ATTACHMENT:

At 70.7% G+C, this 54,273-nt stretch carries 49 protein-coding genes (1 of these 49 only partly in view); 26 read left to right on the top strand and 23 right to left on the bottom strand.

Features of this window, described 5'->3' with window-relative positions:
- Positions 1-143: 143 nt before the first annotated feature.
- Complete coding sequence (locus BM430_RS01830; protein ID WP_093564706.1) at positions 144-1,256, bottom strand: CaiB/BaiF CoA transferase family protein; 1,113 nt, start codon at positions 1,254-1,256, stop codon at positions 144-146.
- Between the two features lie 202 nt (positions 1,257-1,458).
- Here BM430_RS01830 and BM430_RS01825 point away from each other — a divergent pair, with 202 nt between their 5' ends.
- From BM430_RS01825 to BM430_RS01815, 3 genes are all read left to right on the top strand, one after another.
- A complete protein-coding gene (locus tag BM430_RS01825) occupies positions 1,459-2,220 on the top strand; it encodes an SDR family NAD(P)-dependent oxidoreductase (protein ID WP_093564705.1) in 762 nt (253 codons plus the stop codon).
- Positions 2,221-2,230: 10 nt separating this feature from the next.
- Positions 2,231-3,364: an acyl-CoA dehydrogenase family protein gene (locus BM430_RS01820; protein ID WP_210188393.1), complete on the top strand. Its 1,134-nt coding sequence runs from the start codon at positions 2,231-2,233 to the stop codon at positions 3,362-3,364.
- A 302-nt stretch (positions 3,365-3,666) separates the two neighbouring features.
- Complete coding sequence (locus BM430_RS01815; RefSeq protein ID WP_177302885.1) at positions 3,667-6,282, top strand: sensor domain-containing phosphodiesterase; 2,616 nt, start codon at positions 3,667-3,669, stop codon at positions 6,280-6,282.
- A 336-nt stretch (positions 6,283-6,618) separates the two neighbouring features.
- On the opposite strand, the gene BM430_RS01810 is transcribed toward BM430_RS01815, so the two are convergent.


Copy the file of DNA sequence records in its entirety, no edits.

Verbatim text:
At 70.7% G+C, this 54,273-nt stretch carries 49 protein-coding genes (1 of these 49 only partly in view); 26 read left to right on the top strand and 23 right to left on the bottom strand.

Features of this window, described 5'->3' with window-relative positions:
- Positions 1-143: 143 nt before the first annotated feature.
- Complete coding sequence (locus BM430_RS01830; protein ID WP_093564706.1) at positions 144-1,256, bottom strand: CaiB/BaiF CoA transferase family protein; 1,113 nt, start codon at positions 1,254-1,256, stop codon at positions 144-146.
- Between the two features lie 202 nt (positions 1,257-1,458).
- Here BM430_RS01830 and BM430_RS01825 point away from each other — a divergent pair, with 202 nt between their 5' ends.
- From BM430_RS01825 to BM430_RS01815, 3 genes are all read left to right on the top strand, one after another.
- A complete protein-coding gene (locus tag BM430_RS01825) occupies positions 1,459-2,220 on the top strand; it encodes an SDR family NAD(P)-dependent oxidoreductase (protein ID WP_093564705.1) in 762 nt (253 codons plus the stop codon).
- Positions 2,221-2,230: 10 nt separating this feature from the next.
- Positions 2,231-3,364: an acyl-CoA dehydrogenase family protein gene (locus BM430_RS01820; protein ID WP_210188393.1), complete on the top strand. Its 1,134-nt coding sequence runs from the start codon at positions 2,231-2,233 to the stop codon at positions 3,362-3,364.
- A 302-nt stretch (positions 3,365-3,666) separates the two neighbouring features.
- Complete coding sequence (locus BM430_RS01815; RefSeq protein ID WP_177302885.1) at positions 3,667-6,282, top strand: sensor domain-containing phosphodiesterase; 2,616 nt, start codon at positions 3,667-3,669, stop codon at positions 6,280-6,282.
- A 336-nt stretch (positions 6,283-6,618) separates the two neighbouring features.
- On the opposite strand, the gene BM430_RS01810 is transcribed toward BM430_RS01815, so the two are convergent.